Antinuclear

Australian news, and some related international items

Kazakhstan signs nuclear weapons ban treaty – urges others to do the same

Kazakhstan signs the treaty on the prohibition of nuclear weapons, Azer News, 5 Mar 18 On the day of the 26th anniversary of Kazakhstan’s accession to the United Nations, an official ceremony was held at the UN Headquarters for signing the Treaty on the Prohibition of Nuclear Weapons by the Republic of Kazakhstan, Kazinform to the Foreign Office’s press service reports.

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March 5, 2018 Posted by | General News | Leave a comment

Thorium nuclear reactors are NOT safer than conventional uranium reactors 

Dispelling Claim 4: Thorium reactors are safer than  conventional uranium reactors  Thorium ‒ a better fuel for nuclear technology? Nuclear Monitor,   by Dr. Rainer Moormann  1 March 2018

The fission of U-233 results in roughly the same amounts

of the safety-relevant nuclides iodine-131, caesium-137

and strontium-90 as that of U-235. Also, the decay heat is

virtually the same. The differences in produced actinides (see

next claim) are of secondary importance for the risk during

operation or in an accident. In this perspective, thorium use

does not deliver any recognisable safety advantages.

Of greater safety relevance is the fact that uranium-233

fission produces 60% less so-called delayed neutrons than

U-235 fission. Delayed neutrons are not directly created

during the fission of uranium, but from some short-lived

decay products. Only due to the existence of delayed

neutrons, a nuclear reactor can be controlled, and the

bigger their share (for instance 0.6% with U-235), the

larger is the criticality range in which controllability is given

(this is called delayed criticality). Above this controllable

area (prompt criticality) a nuclear power excursion can

happen, like during the Chernobyl accident. The fact that

the delayed super-critical range is with U-233 considerably

smaller than with U-235, is from a safety point of view an

important technical disadvantage of thorium use.

During the design of thermal molten salt reactors (breeders),

the conclusion was that the use of thorium brings problems

with criticality safety that do not appear with classical

uranium use in this type of reactors. For that reason, it was

necessary to turn the attention to fast reactors for the use

of thorium in molten salt reactors. Although this conclusion

cannot be generalised, it shows that the use of thorium can

lead to increased safety problems.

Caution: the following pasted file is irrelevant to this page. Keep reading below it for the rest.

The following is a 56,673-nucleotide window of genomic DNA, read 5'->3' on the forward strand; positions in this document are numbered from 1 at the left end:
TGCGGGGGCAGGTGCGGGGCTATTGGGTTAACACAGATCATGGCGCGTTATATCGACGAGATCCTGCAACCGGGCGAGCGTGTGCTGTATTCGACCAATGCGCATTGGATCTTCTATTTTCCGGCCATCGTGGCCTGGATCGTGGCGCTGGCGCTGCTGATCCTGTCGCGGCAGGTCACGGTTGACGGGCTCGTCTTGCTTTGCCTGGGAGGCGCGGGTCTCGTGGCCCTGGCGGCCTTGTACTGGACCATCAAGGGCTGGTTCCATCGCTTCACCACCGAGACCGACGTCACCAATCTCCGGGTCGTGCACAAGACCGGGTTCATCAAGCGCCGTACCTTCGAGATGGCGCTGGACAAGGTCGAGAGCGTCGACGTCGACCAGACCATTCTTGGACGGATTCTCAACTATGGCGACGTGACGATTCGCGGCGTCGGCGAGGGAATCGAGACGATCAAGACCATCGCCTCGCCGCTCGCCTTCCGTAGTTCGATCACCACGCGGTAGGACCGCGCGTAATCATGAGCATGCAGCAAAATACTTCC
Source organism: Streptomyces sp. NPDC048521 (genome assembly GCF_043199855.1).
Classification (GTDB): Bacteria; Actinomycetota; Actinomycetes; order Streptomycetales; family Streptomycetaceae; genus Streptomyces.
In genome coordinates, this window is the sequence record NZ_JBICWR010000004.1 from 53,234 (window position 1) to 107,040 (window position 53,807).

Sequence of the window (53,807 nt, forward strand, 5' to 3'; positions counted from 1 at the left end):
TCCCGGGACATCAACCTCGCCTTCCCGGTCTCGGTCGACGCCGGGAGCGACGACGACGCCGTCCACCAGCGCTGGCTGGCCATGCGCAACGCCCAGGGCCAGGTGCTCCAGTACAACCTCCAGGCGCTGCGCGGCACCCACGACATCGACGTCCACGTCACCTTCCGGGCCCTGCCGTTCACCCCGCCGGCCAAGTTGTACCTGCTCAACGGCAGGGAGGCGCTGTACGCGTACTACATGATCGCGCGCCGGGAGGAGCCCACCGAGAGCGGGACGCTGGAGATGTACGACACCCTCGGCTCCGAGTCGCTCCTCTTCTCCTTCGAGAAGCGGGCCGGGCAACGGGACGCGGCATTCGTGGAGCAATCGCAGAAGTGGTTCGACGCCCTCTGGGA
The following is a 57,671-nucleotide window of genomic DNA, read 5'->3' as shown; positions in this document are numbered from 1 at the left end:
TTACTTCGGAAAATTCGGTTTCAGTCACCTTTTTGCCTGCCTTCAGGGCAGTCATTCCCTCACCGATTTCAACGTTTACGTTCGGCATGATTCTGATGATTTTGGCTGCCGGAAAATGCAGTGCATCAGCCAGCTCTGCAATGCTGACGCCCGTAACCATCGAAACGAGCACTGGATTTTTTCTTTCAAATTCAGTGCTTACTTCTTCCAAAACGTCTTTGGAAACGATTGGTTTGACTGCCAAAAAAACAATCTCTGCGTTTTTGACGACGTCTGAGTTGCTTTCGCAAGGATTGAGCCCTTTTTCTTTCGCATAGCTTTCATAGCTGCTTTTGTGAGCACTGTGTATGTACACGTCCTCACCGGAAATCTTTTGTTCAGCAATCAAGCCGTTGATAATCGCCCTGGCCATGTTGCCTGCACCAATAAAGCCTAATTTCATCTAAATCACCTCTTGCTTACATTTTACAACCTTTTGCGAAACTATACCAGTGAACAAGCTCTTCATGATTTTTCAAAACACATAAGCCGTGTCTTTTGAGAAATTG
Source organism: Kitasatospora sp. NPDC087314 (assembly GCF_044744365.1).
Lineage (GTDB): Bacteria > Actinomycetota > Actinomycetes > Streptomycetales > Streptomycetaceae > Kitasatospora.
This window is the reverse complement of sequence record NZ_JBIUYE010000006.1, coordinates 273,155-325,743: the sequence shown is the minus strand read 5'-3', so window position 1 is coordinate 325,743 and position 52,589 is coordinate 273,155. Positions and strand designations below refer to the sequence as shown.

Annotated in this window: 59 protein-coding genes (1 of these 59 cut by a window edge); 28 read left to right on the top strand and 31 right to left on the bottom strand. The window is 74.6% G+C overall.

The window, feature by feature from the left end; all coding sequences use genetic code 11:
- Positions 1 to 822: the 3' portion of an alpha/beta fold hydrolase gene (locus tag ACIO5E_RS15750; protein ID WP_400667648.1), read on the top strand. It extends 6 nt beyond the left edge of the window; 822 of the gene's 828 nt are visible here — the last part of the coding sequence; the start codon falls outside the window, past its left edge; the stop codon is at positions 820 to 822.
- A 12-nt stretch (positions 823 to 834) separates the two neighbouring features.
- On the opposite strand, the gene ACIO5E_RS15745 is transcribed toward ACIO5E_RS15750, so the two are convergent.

As mentioned, a serious safety problem is the necessity to

restart breeder and reprocessing technology with thorium.

Thorium is often advertised in relation to the development

of so-called advanced reactors (Generation IV). The

safety advantages attributed to thorium in this context are

mostly, however, not germane to thorium (the fuel) but

rather due to the reactor concept. Whether or not these

advanced reactor concepts bring overall increased safety

falls outside the scope of this article, but that is certainly

not a question with a clear “yes” as the answer.

 

March 5, 2018 Posted by | General News | Leave a comment

Revealed: the extent of job-swapping between public servants and fossil fuel lobbyists — RenewEconomy

The so-called “revolving door” between the political and corporate realms is more like a “golden escalator”, such are the financial rewards. It begs the question of who is setting policy in Australia.

via Revealed: the extent of job-swapping between public servants and fossil fuel lobbyists — RenewEconomy

March 5, 2018 Posted by | Uncategorized | Leave a comment

W.A.’s largest solar farm- Emu Downs – opens for business — RenewEconomy

APA completes largest solar farm in West Australia, and first in that state to be co-located with a wind farm.

via W.A.’s largest solar farm- Emu Downs – opens for business — RenewEconomy

March 5, 2018 Posted by | Uncategorized | Leave a comment

Thorium nuclear reactors do NOT decrease the nuclear waste problem

Dispelling Claim 5: Thorium decreases the waste problem  

Thorium ‒ a better fuel for nuclear technology? Nuclear Monitor,   by Dr. Rainer Moormann  1 March 2018

Thorium use delivers virtually the same fission products

as classical uranium use. That is also true for those

isotopes that are important in issues around long-term

disposal.  Those mobile long-lived fission products

(I-129, Tc-99, etc.) determine the risk of a deep geological

disposal when water intrusion is the main triggering event

for accidents. Thorium therefore does not deliver an

improvement for final disposal.

Proponents of thorium argue that thorium use does not

produce minor actinides (MA)5, nor plutonium. They argue

that these nuclides are highly toxic (which is correct) and

they compare only the pure toxicity by intake into the body

for thorium and uranium use, without taking into account

that these actinides are hardly mobile in final disposal

even in accidents.

 

March 5, 2018 Posted by | General News | Leave a comment